Italian Competition Authority investigates Pfizer’s effort to obstruct market access for a new generic drug for treating visual glaucoma
On 13 October 2010, the Italian Competition Authority (“ICA”) opened an investigation to ascertain whether Pfizer’s attempt to prolong the patent protection for its active ingredient latanaprost constitutes an abuse of its dominant position in the market for products for treating visual glaucoma in order to block or delay market access for generics.
The investigation was prompted by a complaint lodged by Ratiopharm, a generics producer. Ratiopharm highlighted a variety of Pfizer Italia’s conducts aimed at obstructing or postponing the introduction of generic drugs competing with Xalatan, Pfizer’s branded product for the treatment of visual glaucoma, into the Italian market.
In particular, Pfizer is accused of having allegedly abused the administrative procedure to obtain an extension of the patent protection until July 2011, without, however, launching any new product on the Italian market. In fact, the Complementary Patent Certificate obtained by Pfizer in Italy was based on a divisional patent (i.e. a type of patent application which contains matter from a previously filed application, i.e. the so-called parent application) that was recently declared invalid by the European Patent Office in Munich. Therefore, according to the ICA, the (unduly obtained) extended patent protection may have impaired the investments made by Pfizer’s competitors to market new generic drugs as of the date of the expiration of the patent protection, scheduled for September 2009. While manufacturers of such generics drugs have recently been allowed to market their products, Pfizer has, however, undertaken legal actions based on counterfeiting claims. These actions would further increase the uncertainty for generics manufacturers if a court in Milan grants injunctions in Pfizer’s favor.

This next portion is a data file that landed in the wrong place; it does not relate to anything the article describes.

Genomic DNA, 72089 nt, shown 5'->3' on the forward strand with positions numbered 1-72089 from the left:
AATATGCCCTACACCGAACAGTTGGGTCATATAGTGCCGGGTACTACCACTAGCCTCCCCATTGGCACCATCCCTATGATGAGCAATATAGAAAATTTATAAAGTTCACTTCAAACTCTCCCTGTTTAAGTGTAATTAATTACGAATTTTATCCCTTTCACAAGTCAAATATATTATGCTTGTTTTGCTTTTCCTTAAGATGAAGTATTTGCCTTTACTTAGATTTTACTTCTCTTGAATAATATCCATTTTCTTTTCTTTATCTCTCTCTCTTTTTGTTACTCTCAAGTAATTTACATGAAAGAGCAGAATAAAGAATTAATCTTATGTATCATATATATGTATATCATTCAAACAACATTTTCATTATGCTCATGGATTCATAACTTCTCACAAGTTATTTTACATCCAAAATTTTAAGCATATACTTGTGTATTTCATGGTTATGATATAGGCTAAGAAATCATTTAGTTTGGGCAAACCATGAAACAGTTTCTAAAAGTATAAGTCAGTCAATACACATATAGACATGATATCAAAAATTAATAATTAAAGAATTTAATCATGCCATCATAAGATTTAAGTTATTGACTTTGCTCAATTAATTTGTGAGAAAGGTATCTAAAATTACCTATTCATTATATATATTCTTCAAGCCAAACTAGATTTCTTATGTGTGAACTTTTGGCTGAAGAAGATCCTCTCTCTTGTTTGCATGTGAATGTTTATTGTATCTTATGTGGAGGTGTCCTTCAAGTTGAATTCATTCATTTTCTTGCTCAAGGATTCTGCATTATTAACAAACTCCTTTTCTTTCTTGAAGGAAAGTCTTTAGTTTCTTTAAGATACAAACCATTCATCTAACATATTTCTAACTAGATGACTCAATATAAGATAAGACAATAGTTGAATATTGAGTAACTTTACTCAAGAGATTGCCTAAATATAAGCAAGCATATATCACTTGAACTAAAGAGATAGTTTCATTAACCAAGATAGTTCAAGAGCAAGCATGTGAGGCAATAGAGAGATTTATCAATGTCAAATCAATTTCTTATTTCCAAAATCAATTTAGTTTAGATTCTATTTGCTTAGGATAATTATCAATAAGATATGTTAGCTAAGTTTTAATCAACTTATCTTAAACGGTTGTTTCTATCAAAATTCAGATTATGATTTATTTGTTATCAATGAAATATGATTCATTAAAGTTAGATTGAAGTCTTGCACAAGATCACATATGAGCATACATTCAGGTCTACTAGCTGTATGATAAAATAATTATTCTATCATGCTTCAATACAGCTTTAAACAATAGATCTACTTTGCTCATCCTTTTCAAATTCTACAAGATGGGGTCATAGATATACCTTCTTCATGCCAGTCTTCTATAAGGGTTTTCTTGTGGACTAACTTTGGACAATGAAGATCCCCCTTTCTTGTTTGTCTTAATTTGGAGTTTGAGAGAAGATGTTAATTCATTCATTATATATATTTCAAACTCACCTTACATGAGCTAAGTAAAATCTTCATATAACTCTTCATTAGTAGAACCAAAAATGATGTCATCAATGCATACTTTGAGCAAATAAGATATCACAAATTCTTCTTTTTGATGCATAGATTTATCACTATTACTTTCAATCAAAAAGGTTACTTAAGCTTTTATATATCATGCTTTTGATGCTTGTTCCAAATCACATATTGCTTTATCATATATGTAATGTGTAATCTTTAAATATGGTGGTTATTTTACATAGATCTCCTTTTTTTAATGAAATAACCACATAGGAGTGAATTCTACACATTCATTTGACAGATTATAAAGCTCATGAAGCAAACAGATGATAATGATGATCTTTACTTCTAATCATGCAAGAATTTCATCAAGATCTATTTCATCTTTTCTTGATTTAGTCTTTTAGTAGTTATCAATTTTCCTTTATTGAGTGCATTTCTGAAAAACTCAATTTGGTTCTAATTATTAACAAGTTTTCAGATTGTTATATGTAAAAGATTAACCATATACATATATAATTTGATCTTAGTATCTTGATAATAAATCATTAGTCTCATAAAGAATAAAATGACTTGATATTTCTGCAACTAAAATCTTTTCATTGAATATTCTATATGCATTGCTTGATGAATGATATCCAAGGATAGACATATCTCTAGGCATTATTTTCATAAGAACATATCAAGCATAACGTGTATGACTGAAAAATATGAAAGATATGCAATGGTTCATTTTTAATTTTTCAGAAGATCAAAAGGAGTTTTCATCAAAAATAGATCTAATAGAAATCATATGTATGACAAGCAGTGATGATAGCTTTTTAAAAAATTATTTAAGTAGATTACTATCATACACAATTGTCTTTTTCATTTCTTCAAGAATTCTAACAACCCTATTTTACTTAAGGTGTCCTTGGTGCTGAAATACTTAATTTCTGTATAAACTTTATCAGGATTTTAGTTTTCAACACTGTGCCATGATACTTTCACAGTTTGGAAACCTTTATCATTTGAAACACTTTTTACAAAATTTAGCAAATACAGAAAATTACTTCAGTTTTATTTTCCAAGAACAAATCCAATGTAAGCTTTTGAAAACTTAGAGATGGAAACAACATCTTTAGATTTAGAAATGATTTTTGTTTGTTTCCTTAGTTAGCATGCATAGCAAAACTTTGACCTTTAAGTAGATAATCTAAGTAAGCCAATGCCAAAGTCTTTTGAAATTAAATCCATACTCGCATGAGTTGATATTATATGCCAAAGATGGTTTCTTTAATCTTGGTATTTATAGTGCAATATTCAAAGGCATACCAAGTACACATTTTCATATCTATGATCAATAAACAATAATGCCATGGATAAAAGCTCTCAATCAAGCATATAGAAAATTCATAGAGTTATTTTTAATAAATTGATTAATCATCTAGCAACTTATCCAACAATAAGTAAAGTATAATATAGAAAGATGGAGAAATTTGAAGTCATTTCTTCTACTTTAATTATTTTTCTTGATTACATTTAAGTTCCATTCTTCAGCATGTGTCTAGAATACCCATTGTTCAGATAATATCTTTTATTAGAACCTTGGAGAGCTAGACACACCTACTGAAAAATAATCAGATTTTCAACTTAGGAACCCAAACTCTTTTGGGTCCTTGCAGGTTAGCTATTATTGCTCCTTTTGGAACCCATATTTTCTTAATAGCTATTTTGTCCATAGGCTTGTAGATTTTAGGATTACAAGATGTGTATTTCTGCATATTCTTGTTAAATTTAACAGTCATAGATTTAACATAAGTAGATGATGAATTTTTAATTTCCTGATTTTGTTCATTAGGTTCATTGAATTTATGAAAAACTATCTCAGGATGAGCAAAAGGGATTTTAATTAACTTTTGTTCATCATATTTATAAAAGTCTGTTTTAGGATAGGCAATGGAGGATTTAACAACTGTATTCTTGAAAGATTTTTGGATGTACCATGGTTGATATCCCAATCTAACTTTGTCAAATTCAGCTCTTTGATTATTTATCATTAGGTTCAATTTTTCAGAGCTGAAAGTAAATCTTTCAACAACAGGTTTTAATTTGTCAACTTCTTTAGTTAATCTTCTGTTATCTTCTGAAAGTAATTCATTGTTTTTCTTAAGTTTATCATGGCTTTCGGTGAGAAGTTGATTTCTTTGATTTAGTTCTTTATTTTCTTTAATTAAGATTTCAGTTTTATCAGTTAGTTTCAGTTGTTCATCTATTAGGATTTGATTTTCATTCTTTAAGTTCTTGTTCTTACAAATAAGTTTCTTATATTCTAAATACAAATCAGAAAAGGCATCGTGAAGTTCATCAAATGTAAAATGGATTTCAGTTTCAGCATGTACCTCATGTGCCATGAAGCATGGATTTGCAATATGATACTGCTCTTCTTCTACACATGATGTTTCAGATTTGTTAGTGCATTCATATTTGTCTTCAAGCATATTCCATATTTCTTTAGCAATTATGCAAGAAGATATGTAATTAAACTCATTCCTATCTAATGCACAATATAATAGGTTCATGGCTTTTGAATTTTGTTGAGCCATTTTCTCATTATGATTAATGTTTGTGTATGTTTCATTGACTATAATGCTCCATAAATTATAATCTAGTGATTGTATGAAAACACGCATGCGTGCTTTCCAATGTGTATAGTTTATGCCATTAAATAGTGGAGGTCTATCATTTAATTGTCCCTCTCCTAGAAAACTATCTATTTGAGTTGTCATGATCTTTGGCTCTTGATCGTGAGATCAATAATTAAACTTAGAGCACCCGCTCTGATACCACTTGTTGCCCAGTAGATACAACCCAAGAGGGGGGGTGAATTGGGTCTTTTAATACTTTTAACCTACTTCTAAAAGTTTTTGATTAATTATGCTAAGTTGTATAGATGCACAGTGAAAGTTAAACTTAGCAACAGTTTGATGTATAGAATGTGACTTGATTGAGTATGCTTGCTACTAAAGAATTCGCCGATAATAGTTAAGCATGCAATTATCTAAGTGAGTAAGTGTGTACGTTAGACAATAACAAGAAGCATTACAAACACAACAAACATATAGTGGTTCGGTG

It is now for the ICA to determine whether Pfizer’s behavior constitutes an abuse of its dominant position in the market for products for treating visual glaucoma.
This is not the first case where the ICA investigates manufacturers of branded products that have taken steps to obstruct or delay generics market entry (see the twin cases Glaxo/Principi Attivi of 2006 and Merck-Principi Attivi of 2007).
The proceeding is scheduled to conclude on 15 October 2011. [Gabriele Accardo]